Consumer confidence rose for the third straight month in June, setting a new five-year high for the second straight month, the Conference Board reported June 25.
Boosted by increased labor market optimism, the confidence index was up 7.1 points to 81.4 seasonally adjusted (1985 = 100) from 74.3 in May, and has risen 19.5 points over the past three months combined, the New York-based nonprofit organization said.
The sustained improvement in consumers' outlooks on business and labor market conditions may signal a pickup in economic growth, according to Lynn Franco, director of the board's Consumer Research Center.
“Expectations have … improved considerably over the past several months, suggesting that the pace of growth is unlikely to slow in the short-term, and may even moderately pick up,” Franco said.
Contributing to June's increase in the consumer confidence index were gains in assessments of both current conditions (by 4.4 points to 69.2) and future expectations (by 8.9 points to 89.5).
The share of consumers who believed jobs currently are plentiful rose 1.8 percentage points to 11.7 percent, while those who said jobs are “not so plentiful” dropped 2.3 percentage points to 51.4 percent. Those who found jobs “hard to get” inched up 0.5 percentage point to 36.9 percent.
Although the share of Americans who felt current business conditions were “good” held steady at 19.1 percent in June, those who saw conditions as “bad” declined 1.1 percentage point to 24.9 percent. The remaining 56.0 percent said conditions were “normal,” up from 54.9 percent the prior month.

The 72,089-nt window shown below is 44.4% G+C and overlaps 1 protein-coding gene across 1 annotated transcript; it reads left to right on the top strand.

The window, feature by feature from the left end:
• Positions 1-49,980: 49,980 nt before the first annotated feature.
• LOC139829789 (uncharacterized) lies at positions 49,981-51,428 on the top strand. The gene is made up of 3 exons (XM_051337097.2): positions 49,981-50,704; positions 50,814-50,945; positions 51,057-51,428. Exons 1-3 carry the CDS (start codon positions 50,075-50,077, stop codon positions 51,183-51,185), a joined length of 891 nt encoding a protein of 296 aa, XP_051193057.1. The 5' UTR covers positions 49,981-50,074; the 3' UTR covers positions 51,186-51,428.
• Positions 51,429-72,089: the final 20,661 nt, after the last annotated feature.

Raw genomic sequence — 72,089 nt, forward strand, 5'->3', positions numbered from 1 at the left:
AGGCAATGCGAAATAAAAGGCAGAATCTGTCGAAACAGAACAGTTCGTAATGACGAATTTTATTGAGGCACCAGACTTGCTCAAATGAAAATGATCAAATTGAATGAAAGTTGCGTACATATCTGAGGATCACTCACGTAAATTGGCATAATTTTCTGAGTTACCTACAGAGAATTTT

Looking ahead six months, consumers felt more optimistic about business conditions and employment than they did one month earlier, while those with negative outlooks moved in the opposite direction.
Although still in the minority, 20.3 percent of Americans anticipated improved business conditions in six months, up from 18.7 percent in May, and 19.6 percent expected “more jobs,” up from 16.3 percent. By contrast, 11.4 percent of consumers anticipated worse conditions, down from 12.2 percent, and 16.1 percent foresaw “fewer jobs,” down from 20.0 percent. Roughly two-thirds of Americans in both categories anticipated no change.
The confidence boost was not reflected in future income expectations, as 15.2 percent of Americans in June anticipated an increase in their household income in six months, down from 15.6 percent the prior month, while 14.4 percent anticipated decreased income, down from 15.3 percent. The remaining seven in 10 Americans foresaw no income change.
The figures were derived from a survey of 5,000 households conducted through June 13.
Information about the consumer confidence report is available at http://www.conference-board.org/data/consumerconfidence.cfm.
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